The Political Argument Today
America's foremost political commentator and columnist George F. Will presents penetrating and incisive commentary on the Washington political scene, offering a glimpse into what the future holds for public affairs, public policy and American society.
George F. Will is today's most widely read columnist. His newspaper column has been syndicated by The Washington Post since 1974. Today it appears twice weekly in approximately 475 newspapers in the United States and in Europe. In 1976, he became a regular contributing editor of Newsweek magazine, for which he provided a bimonthly essay until 2011.
In 1977, he won a Pulitzer Prize for commentary for his newspaper columns. Altogether eight collections of Will's Newsweek and Washington Post columns have been published, the most recent being One Man's America. In 1990, Will published Men At Work: The Craft of Baseball, which topped The New York Times best-seller list for two months and was most recently reissued on April 13, 2010 as a 20th Anniversary special edition with a new introduction (paperback). In 1998, Scribner published Bunts: Curt Flood, Camden Yards, Pete Rose and Other Reflections on Baseball, a best-selling collection of new and previously published writings by Will on baseball. His new book, A Nice Little Place on the North Side: Wrigley Field at One Hundred, was released March 25, 2014. Will was a member of Major League Baseball's Blue Ribbon Panel, examining baseball economics.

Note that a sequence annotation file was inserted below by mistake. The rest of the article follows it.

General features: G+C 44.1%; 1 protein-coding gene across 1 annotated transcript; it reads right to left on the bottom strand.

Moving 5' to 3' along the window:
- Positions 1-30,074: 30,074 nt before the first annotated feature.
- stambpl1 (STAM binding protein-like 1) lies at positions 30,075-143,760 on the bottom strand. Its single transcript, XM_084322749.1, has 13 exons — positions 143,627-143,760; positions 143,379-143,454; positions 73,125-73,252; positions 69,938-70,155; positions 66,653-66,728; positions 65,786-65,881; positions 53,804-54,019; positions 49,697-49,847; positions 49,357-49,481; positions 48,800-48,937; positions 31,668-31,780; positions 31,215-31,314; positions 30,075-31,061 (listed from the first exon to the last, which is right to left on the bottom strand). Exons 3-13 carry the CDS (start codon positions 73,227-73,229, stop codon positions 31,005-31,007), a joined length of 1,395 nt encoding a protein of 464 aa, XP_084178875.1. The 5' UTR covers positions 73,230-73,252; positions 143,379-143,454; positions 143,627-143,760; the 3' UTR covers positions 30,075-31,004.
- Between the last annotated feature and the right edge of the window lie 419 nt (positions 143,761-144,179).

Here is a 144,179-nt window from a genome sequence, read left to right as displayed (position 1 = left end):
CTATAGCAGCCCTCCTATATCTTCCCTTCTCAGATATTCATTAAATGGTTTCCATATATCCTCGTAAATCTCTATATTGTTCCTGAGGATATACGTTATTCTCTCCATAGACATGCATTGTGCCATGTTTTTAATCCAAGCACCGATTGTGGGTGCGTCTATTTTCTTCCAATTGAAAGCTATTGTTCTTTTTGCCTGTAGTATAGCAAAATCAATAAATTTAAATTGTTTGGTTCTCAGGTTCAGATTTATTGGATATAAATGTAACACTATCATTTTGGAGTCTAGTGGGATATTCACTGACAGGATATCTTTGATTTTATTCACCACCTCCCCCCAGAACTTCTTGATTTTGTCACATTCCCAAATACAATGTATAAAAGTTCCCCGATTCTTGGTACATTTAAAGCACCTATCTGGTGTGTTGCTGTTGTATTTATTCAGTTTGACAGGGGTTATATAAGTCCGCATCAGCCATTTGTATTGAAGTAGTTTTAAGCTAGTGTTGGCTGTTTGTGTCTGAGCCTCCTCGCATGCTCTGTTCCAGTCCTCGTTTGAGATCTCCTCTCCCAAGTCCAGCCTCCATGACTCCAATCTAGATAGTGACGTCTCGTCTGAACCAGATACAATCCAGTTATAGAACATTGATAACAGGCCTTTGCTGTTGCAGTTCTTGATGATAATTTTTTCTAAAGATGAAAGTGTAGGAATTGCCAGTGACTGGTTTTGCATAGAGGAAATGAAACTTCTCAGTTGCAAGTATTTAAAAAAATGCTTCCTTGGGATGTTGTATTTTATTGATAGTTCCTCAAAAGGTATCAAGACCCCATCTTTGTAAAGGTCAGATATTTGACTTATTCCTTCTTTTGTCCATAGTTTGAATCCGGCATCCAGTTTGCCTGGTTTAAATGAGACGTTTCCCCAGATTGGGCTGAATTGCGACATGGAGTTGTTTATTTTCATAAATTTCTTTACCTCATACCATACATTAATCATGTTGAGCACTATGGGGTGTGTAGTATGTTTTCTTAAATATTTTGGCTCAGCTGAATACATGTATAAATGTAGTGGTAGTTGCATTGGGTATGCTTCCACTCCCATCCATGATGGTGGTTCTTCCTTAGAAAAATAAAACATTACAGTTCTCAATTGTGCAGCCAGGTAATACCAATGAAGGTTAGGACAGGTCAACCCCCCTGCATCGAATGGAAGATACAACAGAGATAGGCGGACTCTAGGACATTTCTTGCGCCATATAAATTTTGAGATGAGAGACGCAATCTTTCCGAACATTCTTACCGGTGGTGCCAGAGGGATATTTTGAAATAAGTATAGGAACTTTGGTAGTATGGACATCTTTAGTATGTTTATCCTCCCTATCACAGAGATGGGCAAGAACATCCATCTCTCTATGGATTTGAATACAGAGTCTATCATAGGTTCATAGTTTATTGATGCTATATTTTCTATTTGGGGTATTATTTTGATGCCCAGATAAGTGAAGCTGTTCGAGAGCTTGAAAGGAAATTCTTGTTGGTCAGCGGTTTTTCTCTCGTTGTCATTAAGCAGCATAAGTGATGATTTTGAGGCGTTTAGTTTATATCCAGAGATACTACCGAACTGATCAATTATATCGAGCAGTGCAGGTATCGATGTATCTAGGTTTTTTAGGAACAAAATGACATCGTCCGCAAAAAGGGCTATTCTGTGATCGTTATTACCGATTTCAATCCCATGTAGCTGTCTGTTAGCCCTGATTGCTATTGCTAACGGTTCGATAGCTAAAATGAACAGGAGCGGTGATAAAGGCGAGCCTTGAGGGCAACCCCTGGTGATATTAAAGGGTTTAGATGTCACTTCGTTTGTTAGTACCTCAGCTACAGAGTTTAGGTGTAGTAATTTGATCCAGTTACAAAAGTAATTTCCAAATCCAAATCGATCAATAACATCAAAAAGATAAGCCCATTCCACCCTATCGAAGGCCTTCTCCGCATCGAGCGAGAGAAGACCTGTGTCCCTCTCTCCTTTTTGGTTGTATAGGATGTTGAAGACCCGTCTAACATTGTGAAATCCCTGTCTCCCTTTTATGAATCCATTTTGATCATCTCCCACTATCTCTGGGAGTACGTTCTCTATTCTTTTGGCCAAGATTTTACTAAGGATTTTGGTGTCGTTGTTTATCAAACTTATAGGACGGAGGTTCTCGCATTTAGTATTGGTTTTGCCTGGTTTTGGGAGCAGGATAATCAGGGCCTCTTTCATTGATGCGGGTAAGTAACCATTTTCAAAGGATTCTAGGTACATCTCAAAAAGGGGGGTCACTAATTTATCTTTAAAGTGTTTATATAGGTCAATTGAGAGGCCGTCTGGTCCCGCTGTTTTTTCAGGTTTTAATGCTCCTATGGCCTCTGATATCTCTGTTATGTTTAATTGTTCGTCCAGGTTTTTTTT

For 32 years, beginning as a founding member in 1981, he was a panelist on ABC television's This Week with George Stephanopoulos. In 2013, he became a contributor to FOX News' daytime and primetime programming. Will was born in Champaign, Illinois, educated at Trinity College in Hartford, Connecticut, Oxford University and Princeton University, where he earned his Ph.D. He has taught political philosophy at Michigan State University, the University of Toronto and Harvard University. Will served as a staff member in the United States Senate from 1970 to 1972. From 1973 through 1976, he was the Washington editor of National Review magazine. Today, Will lives and works in Washington.